And you can see that in the signals of the IPO markets and the secondary markets for placement has really, really come off. If you roll back about five years, you can see this degradation of returns in IPOs. Five years ago it was in the teens, then it became 10 or 11%, then it became single digit, and then low single digit. And then it started to become negative in the last year or so.
And when you start to get negative IPO performance, it's a very strong signal that basically the market's coming towards the end in terms of having the freedom, of having very liquid easy markets. So for me, that's why I do think that the actual presence and prevalence of this easy money outcomes is really, really reduced in the last 12 months.
Q: So how do you maintain conviction to keep holding Altium, given its current PE is at 53, and what would it that would cause you to either trim or add on to that position?
Look, I think of it as sort of three ways.
One is the quality of the business overall. So the viability, sustainability, credibility for me is still very, very high. There are not that many companies in my universe that have the strengths, in the viability, sustainability, and credibility. So for me, the VSC scores are really high, so that is unique in itself.
Then in absolute sense, if 50 times goes to 43 times next year, the company is actually growing. What I look at is actually the PE to the ROE ratio, and the ROEs are in the 30s. So actually if I look forward a year only, we're talking 44 to 30 is only around 1.3 times your PE to your ROE. And that's actually not that high.
The PE of the market is around 17, and the ROE of the market is around 14. So if you look at Altium in that sense, it doesn't look that high. Then if you look at it relative to the market in terms of what the ROE is of the market, the ROE 30 versus the ROE in the 14s or 15s, it's three times the market, and the PE is about three times the market.
So in the context of what it actually is fundamentally, a business which has grown organically and has an ROE of in the 30s. For me it is not a very, very high-risk valuation.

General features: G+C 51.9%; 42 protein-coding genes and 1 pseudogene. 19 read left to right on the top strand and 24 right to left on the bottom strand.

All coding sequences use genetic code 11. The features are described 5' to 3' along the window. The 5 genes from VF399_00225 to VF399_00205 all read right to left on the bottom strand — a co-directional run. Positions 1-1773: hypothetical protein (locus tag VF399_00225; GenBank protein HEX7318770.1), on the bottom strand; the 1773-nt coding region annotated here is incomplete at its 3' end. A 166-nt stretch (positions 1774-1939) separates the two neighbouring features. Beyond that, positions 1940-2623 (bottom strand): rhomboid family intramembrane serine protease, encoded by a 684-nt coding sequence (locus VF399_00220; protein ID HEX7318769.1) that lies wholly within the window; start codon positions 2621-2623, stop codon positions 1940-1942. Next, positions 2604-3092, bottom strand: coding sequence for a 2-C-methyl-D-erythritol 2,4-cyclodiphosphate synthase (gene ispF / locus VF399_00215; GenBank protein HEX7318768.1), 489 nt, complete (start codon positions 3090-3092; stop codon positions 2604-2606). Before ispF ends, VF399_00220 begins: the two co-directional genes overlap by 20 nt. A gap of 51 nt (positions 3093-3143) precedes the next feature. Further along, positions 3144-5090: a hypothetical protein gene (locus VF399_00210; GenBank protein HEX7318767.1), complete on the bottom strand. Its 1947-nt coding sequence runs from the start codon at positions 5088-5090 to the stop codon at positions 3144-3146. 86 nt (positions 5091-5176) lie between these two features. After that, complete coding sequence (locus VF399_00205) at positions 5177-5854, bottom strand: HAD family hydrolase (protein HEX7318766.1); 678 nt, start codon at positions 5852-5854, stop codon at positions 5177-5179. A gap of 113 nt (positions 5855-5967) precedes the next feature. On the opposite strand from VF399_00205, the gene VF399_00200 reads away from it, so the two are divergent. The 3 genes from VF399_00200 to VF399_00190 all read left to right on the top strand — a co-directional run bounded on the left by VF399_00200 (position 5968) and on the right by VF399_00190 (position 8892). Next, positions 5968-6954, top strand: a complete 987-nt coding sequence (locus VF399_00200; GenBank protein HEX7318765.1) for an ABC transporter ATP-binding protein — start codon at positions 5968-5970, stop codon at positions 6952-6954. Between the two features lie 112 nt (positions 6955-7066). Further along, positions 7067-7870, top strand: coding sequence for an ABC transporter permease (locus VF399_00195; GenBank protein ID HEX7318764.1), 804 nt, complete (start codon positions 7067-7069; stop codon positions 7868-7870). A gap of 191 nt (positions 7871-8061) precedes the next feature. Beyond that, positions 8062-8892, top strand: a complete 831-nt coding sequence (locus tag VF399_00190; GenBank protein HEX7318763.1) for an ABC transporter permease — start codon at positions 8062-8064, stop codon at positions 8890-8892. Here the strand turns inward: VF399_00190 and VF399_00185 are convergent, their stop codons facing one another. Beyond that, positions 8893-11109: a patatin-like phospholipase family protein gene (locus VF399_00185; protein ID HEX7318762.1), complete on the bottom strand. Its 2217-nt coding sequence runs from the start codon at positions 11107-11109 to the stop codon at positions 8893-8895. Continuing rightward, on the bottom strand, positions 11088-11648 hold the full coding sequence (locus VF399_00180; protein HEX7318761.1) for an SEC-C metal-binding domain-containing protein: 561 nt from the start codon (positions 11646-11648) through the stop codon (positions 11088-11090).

There are other businesses in technology that are at high multiples and have low returns, which I have trimmed. And that is a discipline I've learned when that PE to ROE ratio gets above three, it starts to get quite dangerous.
If the ROE is pumped up by accounting trickery, or accounting tools that are available such as capitalisation of interest, or deferral of costs, or intangibles amortisation, these are the things that start to increase the risk levels.
Altium is an organic business that has ROEs in the 30s, the PE to ROE ratio stands up. And it is fundamentally unique in the universe. I'm still comfortable. But if any of those red flags, or red flags of management start to emerge, then I will absolutely start to trim.
Q: What was one of the key themes to come out of reporting season?
I'd just say one of the key things was sustainability. I do think that sustainability is a factor that is now becoming a much bigger focus of the market. Because liquidity is going down, capital growth is going down, markets are getting harder. So I think that stocks that did deliver had businesses that were sustainable, and for me were generally rewarded. But the number of blow ups in the market have been rising. And one of the brokers sent me a report a few weeks ago to say that actually said it's going way above average, about 20 - 30% above average.
So that is a very strong signal to say that there is a bit of a wipeout occurring in terms of the companies that aren't sustainable. So that's what I think you need to just be very careful right now. Because debt availability and debt costs are changing, liquidity is going down, and those companies that aren't sustainable, organically sustainable with their own capital, are the ones that are going to get into trouble next.
Q: How to do you manage a portfolio that is highly sensitive to unpredictable changes in global central bank monetary policy? Do you see it as a risk or an opportunity?
I see it as an opportunity because for me it's mentally taking me back to 2011. But then, also the risk of 2009 reoccurring.
And the risks in 2011 were really you need to own defensives, because yield became very scarce. And then in 2009, liquidity was a big issue. In 2000 valuations became crazy. In the current environment, I'm sensitive to valuation, liquidity and yield. Which really sort of wraps up the concern about this notion of modern monetary policy, and is the government going to start moving away from that back into fiscal. But all that macro setting just leads me more to the bottom up.
What do I do with that knowledge? I focus on what is scarce. The investments that are going to work in the near term and then the long term are really all about scarcity. What's scarce now is growth, yield, and certainty, and they are the three tenants of what I'm focusing on.
And that for me encapsulates the fear about monetary policy, liquidity, growth, and the scarcity of yield. I think that's what's becoming more and more scarce as time goes on. As the market gets worried about monetary policy and slowing economic growth, those things are just gonna come more and more important over the next two to three years.